Pot Bellied Pigs/entropiana
Hi! I have a mini pot belly who is 3 and he has been tearing brown liquid and cannot open his eye. When I looked in his eye the lashes were folded under and I believe he has entropiana. I want to know the average price range of the surgery to resolve this and is it a perminate solution?
Due to the shape of their faces, pigs (and some breeds of dogs) often have trouble with eyelashes rubbing against the eyeballs and turning inward. Overweight pigs especially have this problem, because the extra weight causes their faces to puff, pushing the eyelashes inward.
Yes, when done properly, entropion surgery is permanent. But, like any surgery, it carries risks. Anesthesia is a big risk for any pig and more so for a heavy pig. There is also a risk of post-operative infection.
The biggest factors in veterinary prices are location, location and location. Vets near big cities, or whose offices are in high-rent areas have no choice - they must charge more (sometimes substantially more) than veterinarians who operate in semi-rural areas where rent, labor and other costs are much lower. Costs on the East and West coast are substantially higher than in the midwest. But no matter where you are, this kind of surgery requires expertise and will not be inexpensive. Expect to pay $1k or more (maybe a bit less for just one eye, or if you are not in an expensive area).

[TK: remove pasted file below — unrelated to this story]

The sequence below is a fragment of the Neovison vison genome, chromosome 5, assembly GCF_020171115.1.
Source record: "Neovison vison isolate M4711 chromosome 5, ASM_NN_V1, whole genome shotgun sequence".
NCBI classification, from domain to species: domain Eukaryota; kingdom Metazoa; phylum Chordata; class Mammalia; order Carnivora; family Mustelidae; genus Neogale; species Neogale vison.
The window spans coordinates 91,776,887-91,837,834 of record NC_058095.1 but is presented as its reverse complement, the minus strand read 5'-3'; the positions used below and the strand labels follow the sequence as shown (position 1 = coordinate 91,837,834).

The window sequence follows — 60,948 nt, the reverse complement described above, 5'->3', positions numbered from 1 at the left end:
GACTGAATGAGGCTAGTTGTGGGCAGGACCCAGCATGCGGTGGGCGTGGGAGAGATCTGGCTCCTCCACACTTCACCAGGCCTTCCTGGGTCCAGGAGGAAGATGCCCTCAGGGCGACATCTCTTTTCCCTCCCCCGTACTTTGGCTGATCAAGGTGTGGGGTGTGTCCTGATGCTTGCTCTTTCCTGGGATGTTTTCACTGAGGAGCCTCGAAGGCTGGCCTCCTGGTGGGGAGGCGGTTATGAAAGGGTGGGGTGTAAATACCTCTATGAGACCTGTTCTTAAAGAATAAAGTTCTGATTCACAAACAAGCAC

My suggestion is to call your local vet, and some other nearby vets. This is elective surgery, so they should be willing to give you an estimate of the costs, listing all items specifically even if they are not broken out by cost. For example, some vets prefer to keep an animal overnight after surgery, others will allow you to pick your pet up and take him home. Vets who keep them overnight may include this in their fee or charge you separately, so that's why it's important to know exactly what is and is not included.
In the meantime, clean piggy's eye and try to get the lashes out yourself. Gently, gently, grasp the eyelid and pull it a little bit away from the eyeball, try to get the lashes off the eyeball. You can even try grasping the lashes with your hands and pulling or wiping them away from his eye. When you're done, rinse his eye with artificial tears (NOT contact eye drops, NOT "get the red out" eye drops) made for people. If you do with every couple of days, you might be able to correct the problem at home yourself.